Some children are less likely to burn than others. People with naturally dark or brown skin burn less easily. But people with darker skin can still burn – it might feel itchy or tender rather than
changing colour.
So, I can give advice, but you must make day to day decisions regarding your child’s sun safety.

How can you help us?
Dress your child appropriately. Try to avoid too much bare skin. A t-shirt gives much more protection from the sun than a strappy sundress or a vest top. Think about children’s feet.
Exposed skin in sandals may burn. nWe would ask you to apply sun protection cream to your child before they attend morning or afternoon sessions. We will assume that all pupils will have
had sun protection cream applied at home. If your child attends all day and you wish your child to have additional cream applied at lunchtime, please send a bottle of sun protection cream into school (please pass it to their Keyworker) and we will store it safely in the classroom, out of the children’s reach. This cream should be left in school. Ensure their name is on it. Staff will assist
children to apply sun protection cream at lunchtime. We will help pupils to apply sun protection cream to their face, neck and arms. Please do not leave sun protection cream in your child’s
bag. We do not want children sharing their cream with their friends. One year we found a pair of children applying it to their teeth to use as toothpaste! Please provide your child with a hat with their name on when the weather is sunny. A hat with a broad brim is better than a cap for sun protection. A cap is better than no hat. Remember 2, 3,and 4 year olds cannot always remember the whereabouts of clothing that they have taken off. Put their name on it if you want it to return home!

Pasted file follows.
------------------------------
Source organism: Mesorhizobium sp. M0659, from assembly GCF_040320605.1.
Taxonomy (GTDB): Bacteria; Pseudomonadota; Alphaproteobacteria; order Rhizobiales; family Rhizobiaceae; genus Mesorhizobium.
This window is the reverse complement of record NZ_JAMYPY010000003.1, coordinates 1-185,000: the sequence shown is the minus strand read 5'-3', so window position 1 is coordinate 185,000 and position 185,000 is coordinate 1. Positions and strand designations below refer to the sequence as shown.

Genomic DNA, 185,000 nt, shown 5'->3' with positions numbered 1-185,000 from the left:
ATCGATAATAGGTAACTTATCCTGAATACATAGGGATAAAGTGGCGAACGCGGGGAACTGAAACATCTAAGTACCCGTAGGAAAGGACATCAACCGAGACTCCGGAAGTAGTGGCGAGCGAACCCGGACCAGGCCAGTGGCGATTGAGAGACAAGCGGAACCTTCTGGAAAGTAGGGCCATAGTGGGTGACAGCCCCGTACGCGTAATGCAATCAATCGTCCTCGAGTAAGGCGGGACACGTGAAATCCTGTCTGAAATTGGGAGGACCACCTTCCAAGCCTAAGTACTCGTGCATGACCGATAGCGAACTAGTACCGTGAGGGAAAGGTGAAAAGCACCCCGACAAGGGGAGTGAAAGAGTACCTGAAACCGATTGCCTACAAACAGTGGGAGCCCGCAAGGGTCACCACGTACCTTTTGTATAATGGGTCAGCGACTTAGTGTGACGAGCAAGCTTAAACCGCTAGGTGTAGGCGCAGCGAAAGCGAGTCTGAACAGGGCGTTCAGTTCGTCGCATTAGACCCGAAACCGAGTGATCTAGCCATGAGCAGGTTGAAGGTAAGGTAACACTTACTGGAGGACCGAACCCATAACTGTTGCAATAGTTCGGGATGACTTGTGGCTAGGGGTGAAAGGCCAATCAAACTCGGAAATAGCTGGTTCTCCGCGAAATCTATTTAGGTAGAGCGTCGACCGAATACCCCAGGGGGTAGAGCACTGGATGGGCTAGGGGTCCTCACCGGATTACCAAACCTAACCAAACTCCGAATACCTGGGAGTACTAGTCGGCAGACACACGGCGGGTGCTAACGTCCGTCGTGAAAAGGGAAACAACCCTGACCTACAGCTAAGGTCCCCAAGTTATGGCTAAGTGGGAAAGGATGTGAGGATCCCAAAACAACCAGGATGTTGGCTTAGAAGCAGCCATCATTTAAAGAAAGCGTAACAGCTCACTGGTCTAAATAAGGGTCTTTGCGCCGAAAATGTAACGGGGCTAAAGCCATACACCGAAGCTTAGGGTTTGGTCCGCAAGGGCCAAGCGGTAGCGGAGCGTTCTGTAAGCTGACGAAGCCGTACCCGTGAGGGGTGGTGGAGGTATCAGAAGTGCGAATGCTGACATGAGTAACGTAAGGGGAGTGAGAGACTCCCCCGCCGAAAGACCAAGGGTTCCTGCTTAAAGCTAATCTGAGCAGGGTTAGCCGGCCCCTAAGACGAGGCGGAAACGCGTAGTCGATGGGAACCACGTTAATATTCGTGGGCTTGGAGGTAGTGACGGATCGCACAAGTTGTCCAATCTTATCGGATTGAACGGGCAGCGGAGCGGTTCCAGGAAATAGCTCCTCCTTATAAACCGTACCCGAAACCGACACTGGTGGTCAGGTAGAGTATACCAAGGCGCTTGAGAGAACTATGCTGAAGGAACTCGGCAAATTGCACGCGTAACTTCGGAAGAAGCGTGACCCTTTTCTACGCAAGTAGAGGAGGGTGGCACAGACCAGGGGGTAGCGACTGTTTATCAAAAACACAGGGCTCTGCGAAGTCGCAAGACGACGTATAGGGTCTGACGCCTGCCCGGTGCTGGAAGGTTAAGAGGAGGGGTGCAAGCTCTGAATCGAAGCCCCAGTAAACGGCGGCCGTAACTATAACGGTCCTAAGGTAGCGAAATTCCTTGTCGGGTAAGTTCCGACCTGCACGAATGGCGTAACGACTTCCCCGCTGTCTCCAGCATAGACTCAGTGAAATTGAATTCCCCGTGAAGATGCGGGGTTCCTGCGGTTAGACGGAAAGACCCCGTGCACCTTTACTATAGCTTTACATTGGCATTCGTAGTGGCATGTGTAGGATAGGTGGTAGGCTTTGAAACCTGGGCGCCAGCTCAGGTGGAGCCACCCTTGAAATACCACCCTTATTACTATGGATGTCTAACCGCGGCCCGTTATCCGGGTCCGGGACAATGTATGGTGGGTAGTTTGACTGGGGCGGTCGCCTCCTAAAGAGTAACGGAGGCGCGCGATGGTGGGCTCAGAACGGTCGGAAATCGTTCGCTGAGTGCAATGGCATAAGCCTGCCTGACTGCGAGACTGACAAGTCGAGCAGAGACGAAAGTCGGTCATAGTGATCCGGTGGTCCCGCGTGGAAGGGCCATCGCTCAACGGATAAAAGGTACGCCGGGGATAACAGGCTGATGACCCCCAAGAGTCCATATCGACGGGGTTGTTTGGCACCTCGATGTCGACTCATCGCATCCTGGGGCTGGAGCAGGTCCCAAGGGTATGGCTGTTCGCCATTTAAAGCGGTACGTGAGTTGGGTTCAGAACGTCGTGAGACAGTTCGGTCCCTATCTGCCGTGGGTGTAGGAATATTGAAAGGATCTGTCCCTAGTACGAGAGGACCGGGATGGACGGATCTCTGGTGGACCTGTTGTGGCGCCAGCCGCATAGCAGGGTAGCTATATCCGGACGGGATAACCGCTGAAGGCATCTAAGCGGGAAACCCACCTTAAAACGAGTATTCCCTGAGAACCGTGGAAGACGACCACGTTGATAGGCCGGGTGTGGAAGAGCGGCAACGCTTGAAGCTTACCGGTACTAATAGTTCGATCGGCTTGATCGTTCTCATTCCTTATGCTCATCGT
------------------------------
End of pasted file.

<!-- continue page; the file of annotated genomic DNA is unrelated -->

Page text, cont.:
More information regarding the summer term:
Consider what you would like your child to wear at school for safety. Children are still climbing and riding bikes so long sundresses and strappy sandals are not always practical!
Messy Play: As the weather improves we take more and more activities outside. More water is used and play can become much messier. Please ensure clothes are play friendly and send in
spares as children can become soaked if they pour water down their clothes, even with aprons on!


E. What the children are learning about this week?
The theme in Little Nursery is the flower shop.
In Catkins, Mrs Field will be working with the children on developing their fine motor skills. They will have the opportunity to look at some daffodils in a vase and be shown how to recreate this image as a painting using cotton buds and appropriate colours. In the Link, Mrs Watson will set up a flower shop role play for the children to use. She will model language and counting skills for the children to learn. They will experiment with numerals, symbols and marks as they use clipboards to write down lots of orders for customers. Outside, Mrs Brinkley will have music playing as she shows the children how to move around the nursery in different ways. She will praise the children for trying to hop, skip, balance and dance to the music.

The theme in Big Nursery is ‘Chicks’.
This week our chicks have hatched in Room 1. Miss Howe will be teaching the children about caring for them and keeping them safe. All children will be offered the chance to hold the chicks and they will be encouraged to sit sensibly as they hold them on their laps. Children will be shown how to hold the chicks without hurting or scaring them and praised for taking such great care of them while they are at our school. Staff will talk to the children about the life cycle of a chick and discuss how they have already seen part of that cycle as the chicks have hatched from the eggs.
The chicks will spend some time in Room 2 with Mrs Patterson to enable the children to observe them. The children will look at the features of the chicks, including their beaks, feathers
and wings. After spending some time observing the chicks, the children will try to paint still life images of them, including as many details as possible.
Outside, Miss Skai will support the children in making kites that they can fly around the garden. She will be teaching from a science point of view, talking about the weather conditions we may
need to make our kites fly and where might be the best place to fly them outside of school.